A framework for web browser-based medical simulation using WebGL.

Center for Modeling, Simulation and Imaging in Medicine, Rensselaer Polytechnic Institute, Troy, NY, USA.
Studies in health technology and informatics 01/2012; 173:149-55.
Source: PubMed

ABSTRACT This paper presents a web browser-based software framework that provides accessibility, portability, and platform independence for medical simulation. Typical medical simulation systems are restricted to the underlying platform and device, which limits widespread use. Our framework allows realistic and efficient medical simulation using only the web browser for anytime anywhere access using a variety of platforms ranging from desktop PCs to tablets. The framework consists of visualization, simulation, and hardware integration modules that are fundamental components for multimodal interactive simulation. Benchmark tests are performed to validate the rendering and computing performance of our framework with latest web browsers including Chrome and Firefox. The results are quite promising opening up the possibility of developing web-based medical simulation technology.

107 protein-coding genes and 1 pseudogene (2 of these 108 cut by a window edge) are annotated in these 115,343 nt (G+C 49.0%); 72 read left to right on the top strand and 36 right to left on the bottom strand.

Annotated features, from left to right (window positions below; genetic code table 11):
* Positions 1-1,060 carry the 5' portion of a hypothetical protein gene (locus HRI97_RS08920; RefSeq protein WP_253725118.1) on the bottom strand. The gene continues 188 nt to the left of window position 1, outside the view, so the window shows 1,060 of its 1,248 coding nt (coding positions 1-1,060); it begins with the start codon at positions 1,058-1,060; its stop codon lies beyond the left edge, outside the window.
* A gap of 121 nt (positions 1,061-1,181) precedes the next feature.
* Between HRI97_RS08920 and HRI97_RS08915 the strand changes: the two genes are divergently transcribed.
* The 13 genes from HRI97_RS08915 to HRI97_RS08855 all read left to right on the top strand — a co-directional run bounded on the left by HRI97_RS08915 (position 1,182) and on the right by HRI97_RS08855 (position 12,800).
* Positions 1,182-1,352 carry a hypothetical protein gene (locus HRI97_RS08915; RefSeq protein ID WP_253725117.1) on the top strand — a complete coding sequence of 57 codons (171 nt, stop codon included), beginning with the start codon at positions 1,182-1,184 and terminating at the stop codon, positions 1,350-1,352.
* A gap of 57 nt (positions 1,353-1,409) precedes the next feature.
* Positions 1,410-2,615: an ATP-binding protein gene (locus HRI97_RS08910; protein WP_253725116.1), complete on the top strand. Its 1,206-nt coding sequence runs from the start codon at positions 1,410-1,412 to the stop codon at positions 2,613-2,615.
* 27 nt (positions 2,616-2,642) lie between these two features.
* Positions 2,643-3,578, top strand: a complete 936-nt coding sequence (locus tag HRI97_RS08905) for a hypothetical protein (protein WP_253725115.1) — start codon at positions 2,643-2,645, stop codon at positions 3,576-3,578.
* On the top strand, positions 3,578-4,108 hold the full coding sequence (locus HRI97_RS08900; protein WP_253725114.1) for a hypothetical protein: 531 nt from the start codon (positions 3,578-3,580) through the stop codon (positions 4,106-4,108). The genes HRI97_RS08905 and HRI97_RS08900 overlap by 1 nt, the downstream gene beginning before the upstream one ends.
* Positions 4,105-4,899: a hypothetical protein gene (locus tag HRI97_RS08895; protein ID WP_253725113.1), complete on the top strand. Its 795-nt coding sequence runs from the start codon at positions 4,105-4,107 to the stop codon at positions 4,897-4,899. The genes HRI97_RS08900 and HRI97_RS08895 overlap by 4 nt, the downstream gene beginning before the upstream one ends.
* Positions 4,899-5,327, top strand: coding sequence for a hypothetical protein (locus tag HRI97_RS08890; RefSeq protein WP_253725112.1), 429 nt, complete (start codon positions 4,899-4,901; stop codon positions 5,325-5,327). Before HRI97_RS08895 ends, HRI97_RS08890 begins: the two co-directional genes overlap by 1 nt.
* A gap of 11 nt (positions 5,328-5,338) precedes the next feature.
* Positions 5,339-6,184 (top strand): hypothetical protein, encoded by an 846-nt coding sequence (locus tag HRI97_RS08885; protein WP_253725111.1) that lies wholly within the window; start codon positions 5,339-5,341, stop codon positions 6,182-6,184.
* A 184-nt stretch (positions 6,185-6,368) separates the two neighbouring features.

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    ABSTRACT: Virtual patients are increasingly common tools used in health care education to foster learning of clinical reasoning skills. One potential way to expand their functionality is to augment virtual patients' interactivity by enriching them with computational models of physiological and pathological processes. The primary goal of this paper was to propose a conceptual framework for the integration of computational models within virtual patients, with particular focus on (1) characteristics to be addressed while preparing the integration, (2) the extent of the integration, (3) strategies to achieve integration, and (4) methods for evaluating the feasibility of integration. An additional goal was to pilot the first investigation of changing framework variables on altering perceptions of integration. The framework was constructed using an iterative process informed by Soft System Methodology. The Virtual Physiological Human (VPH) initiative has been used as a source of new computational models. The technical challenges associated with development of virtual patients enhanced by computational models are discussed from the perspectives of a number of different stakeholders. Concrete design and evaluation steps are discussed in the context of an exemplar virtual patient employing the results of the VPH ARCH project, as well as improvements for future iterations. The proposed framework consists of four main elements. The first element is a list of feasibility features characterizing the integration process from three perspectives: the computational modelling researcher, the health care educationalist, and the virtual patient system developer. The second element included three integration levels: basic, where a single set of simulation outcomes is generated for specific nodes in the activity graph; intermediate, involving pre-generation of simulation datasets over a range of input parameters; advanced, including dynamic solution of the model. The third element is the description of four integration strategies, and the last element consisted of evaluation profiles specifying the relevant feasibility features and acceptance thresholds for specific purposes. The group of experts who evaluated the virtual patient exemplar found higher integration more interesting, but at the same time they were more concerned with the validity of the result. The observed differences were not statistically significant. This paper outlines a framework for the integration of computational models into virtual patients. The opportunities and challenges of model exploitation are discussed from a number of user perspectives, considering different levels of model integration. The long-term aim for future research is to isolate the most crucial factors in the framework and to determine their influence on the integration outcome.
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